The latest media report keys in on newly minted head coach Quin Snyder, who took over the reins for Nate McMillan in February after a very clunky opening act to the season for Atlanta. The report, via The Athletic (subscription required) from earlier this week, states that it was “widely believed” that Snyder only took the Atlanta coaching position on the condition that he would have significant control over the team’s roster decisions.
However, the former Jazz head coach and Hawks assistant is now firing back at those reports, stating that “the only role Landry [Fields] and Kyle [Korver] and I talked about when I agreed to come to Atlanta is me coaching the team.”
This speculation frenzy is just the latest piece of negative press to hit the Hawks in what has already been a rather tumultuous summer for the franchise. There have already been several rounds of largely unfounded trade rumors surrounding Young, which thankfully were put to bed for good earlier this week as previously mentioned.
There has also been speculation involving shooting guard Dejounte Murray and what his potential market value may look like, which the former San Antonio Spur responded to in a since-deleted tweet.
Of course, John Collins seems to find his name in the rumor mill every year around this time, and 2023 has been no different. In fact, there are probably fewer players on the Hawks’ roster right now who haven’t had their names thrown around in the press than have.
It was only a matter of time before things escalated
Now, perhaps inevitably, the discourse has trickled to the front office and coaching staff in the form of this report about Snyder.
Let’s make one thing clear: if Snyder did indeed require his input on the roster to be a stipulation of coaching in Atlanta, that should not be considered a red flag. After all, he is the one coaching the team. If he has an idea for how to make said team better, he should be allowed to voice that opinion on no uncertain terms.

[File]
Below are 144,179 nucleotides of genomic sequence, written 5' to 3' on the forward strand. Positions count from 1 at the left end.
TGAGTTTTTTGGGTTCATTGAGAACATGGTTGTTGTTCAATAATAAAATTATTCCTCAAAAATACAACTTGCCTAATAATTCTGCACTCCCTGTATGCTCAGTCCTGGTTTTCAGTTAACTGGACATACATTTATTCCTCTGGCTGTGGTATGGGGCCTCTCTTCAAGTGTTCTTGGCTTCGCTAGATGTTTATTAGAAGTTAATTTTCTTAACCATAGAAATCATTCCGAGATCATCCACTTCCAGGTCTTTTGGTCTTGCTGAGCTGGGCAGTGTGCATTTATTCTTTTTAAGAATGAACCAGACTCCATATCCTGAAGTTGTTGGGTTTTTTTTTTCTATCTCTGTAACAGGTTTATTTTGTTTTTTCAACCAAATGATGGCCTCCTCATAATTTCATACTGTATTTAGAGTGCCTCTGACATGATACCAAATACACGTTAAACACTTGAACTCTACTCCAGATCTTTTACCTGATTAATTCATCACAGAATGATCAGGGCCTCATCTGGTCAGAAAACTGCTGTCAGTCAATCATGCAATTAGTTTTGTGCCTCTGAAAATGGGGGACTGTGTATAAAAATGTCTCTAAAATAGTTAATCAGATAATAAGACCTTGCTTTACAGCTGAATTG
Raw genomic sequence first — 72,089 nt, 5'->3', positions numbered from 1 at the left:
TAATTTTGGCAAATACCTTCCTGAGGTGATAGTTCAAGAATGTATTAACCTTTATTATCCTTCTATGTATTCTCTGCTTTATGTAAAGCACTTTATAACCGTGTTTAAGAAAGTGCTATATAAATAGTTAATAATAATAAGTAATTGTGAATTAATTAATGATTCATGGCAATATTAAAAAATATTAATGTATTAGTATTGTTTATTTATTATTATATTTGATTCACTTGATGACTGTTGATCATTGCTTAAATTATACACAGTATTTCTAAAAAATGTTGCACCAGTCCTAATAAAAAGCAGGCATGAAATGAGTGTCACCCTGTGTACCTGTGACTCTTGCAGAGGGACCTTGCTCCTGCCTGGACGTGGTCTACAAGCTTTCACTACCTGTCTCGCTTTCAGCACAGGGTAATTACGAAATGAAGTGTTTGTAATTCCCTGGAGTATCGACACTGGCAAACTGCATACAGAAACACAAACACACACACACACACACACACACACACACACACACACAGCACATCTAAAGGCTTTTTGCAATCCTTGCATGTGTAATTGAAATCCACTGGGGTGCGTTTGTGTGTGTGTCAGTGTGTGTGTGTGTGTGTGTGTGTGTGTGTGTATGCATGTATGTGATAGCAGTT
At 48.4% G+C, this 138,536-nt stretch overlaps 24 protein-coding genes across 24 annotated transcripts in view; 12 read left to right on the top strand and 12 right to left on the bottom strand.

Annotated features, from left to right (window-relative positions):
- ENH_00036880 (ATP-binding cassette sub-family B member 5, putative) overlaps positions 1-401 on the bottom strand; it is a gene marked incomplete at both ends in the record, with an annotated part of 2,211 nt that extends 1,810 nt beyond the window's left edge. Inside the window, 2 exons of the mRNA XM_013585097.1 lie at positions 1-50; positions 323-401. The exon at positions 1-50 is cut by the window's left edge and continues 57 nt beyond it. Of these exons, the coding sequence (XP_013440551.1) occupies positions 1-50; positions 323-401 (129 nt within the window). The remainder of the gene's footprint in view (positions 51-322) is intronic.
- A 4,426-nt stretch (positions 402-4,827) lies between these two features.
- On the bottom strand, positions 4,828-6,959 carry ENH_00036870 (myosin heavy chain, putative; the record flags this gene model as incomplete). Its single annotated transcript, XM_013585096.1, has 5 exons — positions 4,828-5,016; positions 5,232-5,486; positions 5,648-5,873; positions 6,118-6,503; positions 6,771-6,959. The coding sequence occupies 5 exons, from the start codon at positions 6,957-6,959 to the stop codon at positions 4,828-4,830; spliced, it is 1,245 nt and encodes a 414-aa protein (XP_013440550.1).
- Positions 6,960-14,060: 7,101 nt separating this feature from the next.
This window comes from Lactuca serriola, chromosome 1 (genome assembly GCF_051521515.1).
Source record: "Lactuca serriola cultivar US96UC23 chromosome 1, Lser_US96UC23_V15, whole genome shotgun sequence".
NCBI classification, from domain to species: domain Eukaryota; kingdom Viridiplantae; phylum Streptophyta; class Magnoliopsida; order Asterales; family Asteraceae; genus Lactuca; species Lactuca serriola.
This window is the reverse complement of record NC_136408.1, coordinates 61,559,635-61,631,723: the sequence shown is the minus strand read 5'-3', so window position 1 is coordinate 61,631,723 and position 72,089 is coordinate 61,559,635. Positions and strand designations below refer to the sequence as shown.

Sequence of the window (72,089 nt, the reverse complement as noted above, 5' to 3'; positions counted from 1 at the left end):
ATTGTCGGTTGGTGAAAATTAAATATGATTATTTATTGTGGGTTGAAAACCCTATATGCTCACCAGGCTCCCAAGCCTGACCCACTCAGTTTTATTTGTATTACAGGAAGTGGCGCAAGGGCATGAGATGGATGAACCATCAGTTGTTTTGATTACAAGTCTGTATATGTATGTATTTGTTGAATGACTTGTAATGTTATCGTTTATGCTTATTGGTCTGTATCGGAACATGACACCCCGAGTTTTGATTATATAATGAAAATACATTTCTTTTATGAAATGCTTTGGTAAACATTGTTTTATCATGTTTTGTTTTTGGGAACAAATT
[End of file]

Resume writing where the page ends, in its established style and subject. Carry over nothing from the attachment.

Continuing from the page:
As a coach who has been on the cutting edge of the analytics movement since its origins, Snyder has a better idea than most of what sort of roster structure will be ideal for the team to generate the most high-quality shot attempts.
It probably doesn’t feature a power forward who shoots 29% from three-point range. Instead, one would think it features several lengthy, versatile forwards who can defend on the perimeter and knock down catch-and-shoot threes. Surely Snyder was well aware of the foundational issues with Atlanta’s current roster when he accepted this job four months ago, and one would be naive to expect him to sit back and be content with a group of players who don’t have the ability to execute his more modernized vision for the offense.
Does that mean Snyder should have full authoritarian control over every roster transaction that takes place? Of course not. Atlanta fans already saw what happened when the team extended that privilege to former coach Mike Budenholzer, who proceeded to run the 60-win roster into the ground with a series of regrettable decisions, most notably bringing in a certain Atlanta native for a season that later became known as the Dwightmare.
So yes, the roster decision-making process should be collaborative. But Snyder most definitely should have a voice, and perhaps the loudest voice in the room. Surely the Hawks’ brass didn’t think that any coach, no matter how accomplished, could take the current iteration of this team very far.
It will take some resculpting to bring the most out of this roster, and Snyder should be at the controls.